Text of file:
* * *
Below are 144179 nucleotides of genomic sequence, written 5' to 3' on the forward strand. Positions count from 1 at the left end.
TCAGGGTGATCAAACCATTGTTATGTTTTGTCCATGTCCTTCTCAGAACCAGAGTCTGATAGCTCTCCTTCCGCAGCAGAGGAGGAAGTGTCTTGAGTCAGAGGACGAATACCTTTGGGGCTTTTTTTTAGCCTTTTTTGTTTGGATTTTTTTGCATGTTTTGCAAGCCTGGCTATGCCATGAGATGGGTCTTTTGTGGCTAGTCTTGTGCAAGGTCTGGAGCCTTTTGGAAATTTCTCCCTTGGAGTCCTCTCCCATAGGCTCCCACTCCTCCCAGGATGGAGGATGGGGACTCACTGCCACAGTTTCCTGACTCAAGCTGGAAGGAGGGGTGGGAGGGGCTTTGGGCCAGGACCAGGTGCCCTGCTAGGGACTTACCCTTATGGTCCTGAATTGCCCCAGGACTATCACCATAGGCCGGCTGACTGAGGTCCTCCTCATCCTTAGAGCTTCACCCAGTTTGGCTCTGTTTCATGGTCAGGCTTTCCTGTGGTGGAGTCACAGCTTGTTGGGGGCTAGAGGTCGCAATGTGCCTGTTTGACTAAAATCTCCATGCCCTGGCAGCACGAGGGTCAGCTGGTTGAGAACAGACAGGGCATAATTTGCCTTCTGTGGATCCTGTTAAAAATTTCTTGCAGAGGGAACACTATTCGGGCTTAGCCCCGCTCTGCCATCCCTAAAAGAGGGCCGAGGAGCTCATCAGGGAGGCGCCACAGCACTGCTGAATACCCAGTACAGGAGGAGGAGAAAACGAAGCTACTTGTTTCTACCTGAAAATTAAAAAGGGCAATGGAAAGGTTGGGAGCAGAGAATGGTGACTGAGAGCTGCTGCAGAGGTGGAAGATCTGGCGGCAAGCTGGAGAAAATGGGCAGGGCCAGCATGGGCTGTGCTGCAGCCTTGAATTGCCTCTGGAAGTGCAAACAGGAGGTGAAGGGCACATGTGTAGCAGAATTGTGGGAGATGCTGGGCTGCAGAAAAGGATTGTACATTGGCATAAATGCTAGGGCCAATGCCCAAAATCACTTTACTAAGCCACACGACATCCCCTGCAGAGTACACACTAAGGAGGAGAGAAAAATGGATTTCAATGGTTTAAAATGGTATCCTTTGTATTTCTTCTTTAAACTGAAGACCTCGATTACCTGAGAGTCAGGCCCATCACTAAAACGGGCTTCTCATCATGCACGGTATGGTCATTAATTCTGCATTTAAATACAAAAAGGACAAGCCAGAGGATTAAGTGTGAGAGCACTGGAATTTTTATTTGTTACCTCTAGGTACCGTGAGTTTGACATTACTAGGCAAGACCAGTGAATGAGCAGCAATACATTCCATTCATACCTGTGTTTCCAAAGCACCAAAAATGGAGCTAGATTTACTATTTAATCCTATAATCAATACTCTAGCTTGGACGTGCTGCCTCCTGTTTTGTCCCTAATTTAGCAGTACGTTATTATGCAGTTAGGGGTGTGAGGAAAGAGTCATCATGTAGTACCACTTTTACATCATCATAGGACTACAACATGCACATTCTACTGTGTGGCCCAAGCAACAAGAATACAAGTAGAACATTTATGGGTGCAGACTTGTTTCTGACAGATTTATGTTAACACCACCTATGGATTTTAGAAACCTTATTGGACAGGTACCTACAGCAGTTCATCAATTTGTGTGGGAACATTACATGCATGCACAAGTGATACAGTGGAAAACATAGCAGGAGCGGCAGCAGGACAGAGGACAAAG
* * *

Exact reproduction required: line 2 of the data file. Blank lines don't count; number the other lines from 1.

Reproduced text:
TCAGGGTGATCAAACCATTGTTATGTTTTGTCCATGTCCTTCTCAGAACCAGAGTCTGATAGCTCTCCTTCCGCAGCAGAGGAGGAAGTGTCTTGAGTCAGAGGACGAATACCTTTGGGGCTTTTTTTTAGCCTTTTTTGTTTGGATTTTTTTGCATGTTTTGCAAGCCTGGCTATGCCATGAGATGGGTCTTTTGTGGCTAGTCTTGTGCAAGGTCTGGAGCCTTTTGGAAATTTCTCCCTTGGAGTCCTCTCCCATAGGCTCCCACTCCTCCCAGGATGGAGGATGGGGACTCACTGCCACAGTTTCCTGACTCAAGCTGGAAGGAGGGGTGGGAGGGGCTTTGGGCCAGGACCAGGTGCCCTGCTAGGGACTTACCCTTATGGTCCTGAATTGCCCCAGGACTATCACCATAGGCCGGCTGACTGAGGTCCTCCTCATCCTTAGAGCTTCACCCAGTTTGGCTCTGTTTCATGGTCAGGCTTTCCTGTGGTGGAGTCACAGCTTGTTGGGGGCTAGAGGTCGCAATGTGCCTGTTTGACTAAAATCTCCATGCCCTGGCAGCACGAGGGTCAGCTGGTTGAGAACAGACAGGGCATAATTTGCCTTCTGTGGATCCTGTTAAAAATTTCTTGCAGAGGGAACACTATTCGGGCTTAGCCCCGCTCTGCCATCCCTAAAAGAGGGCCGAGGAGCTCATCAGGGAGGCGCCACAGCACTGCTGAATACCCAGTACAGGAGGAGGAGAAAACGAAGCTACTTGTTTCTACCTGAAAATTAAAAAGGGCAATGGAAAGGTTGGGAGCAGAGAATGGTGACTGAGAGCTGCTGCAGAGGTGGAAGATCTGGCGGCAAGCTGGAGAAAATGGGCAGGGCCAGCATGGGCTGTGCTGCAGCCTTGAATTGCCTCTGGAAGTGCAAACAGGAGGTGAAGGGCACATGTGTAGCAGAATTGTGGGAGATGCTGGGCTGCAGAAAAGGATTGTACATTGGCATAAATGCTAGGGCCAATGCCCAAAATCACTTTACTAAGCCACACGACATCCCCTGCAGAGTACACACTAAGGAGGAGAGAAAAATGGATTTCAATGGTTTAAAATGGTATCCTTTGTATTTCTTCTTTAAACTGAAGACCTCGATTACCTGAGAGTCAGGCCCATCACTAAAACGGGCTTCTCATCATGCACGGTATGGTCATTAATTCTGCATTTAAATACAAAAAGGACAAGCCAGAGGATTAAGTGTGAGAGCACTGGAATTTTTATTTGTTACCTCTAGGTACCGTGAGTTTGACATTACTAGGCAAGACCAGTGAATGAGCAGCAATACATTCCATTCATACCTGTGTTTCCAAAGCACCAAAAATGGAGCTAGATTTACTATTTAATCCTATAATCAATACTCTAGCTTGGACGTGCTGCCTCCTGTTTTGTCCCTAATTTAGCAGTACGTTATTATGCAGTTAGGGGTGTGAGGAAAGAGTCATCATGTAGTACCACTTTTACATCATCATAGGACTACAACATGCACATTCTACTGTGTGGCCCAAGCAACAAGAATACAAGTAGAACATTTATGGGTGCAGACTTGTTTCTGACAGATTTATGTTAACACCACCTATGGATTTTAGAAACCTTATTGGACAGGTACCTACAGCAGTTCATCAATTTGTGTGGGAACATTACATGCATGCACAAGTGATACAGTGGAAAACATAGCAGGAGCGGCAGCAGGACAGAGGACAAAG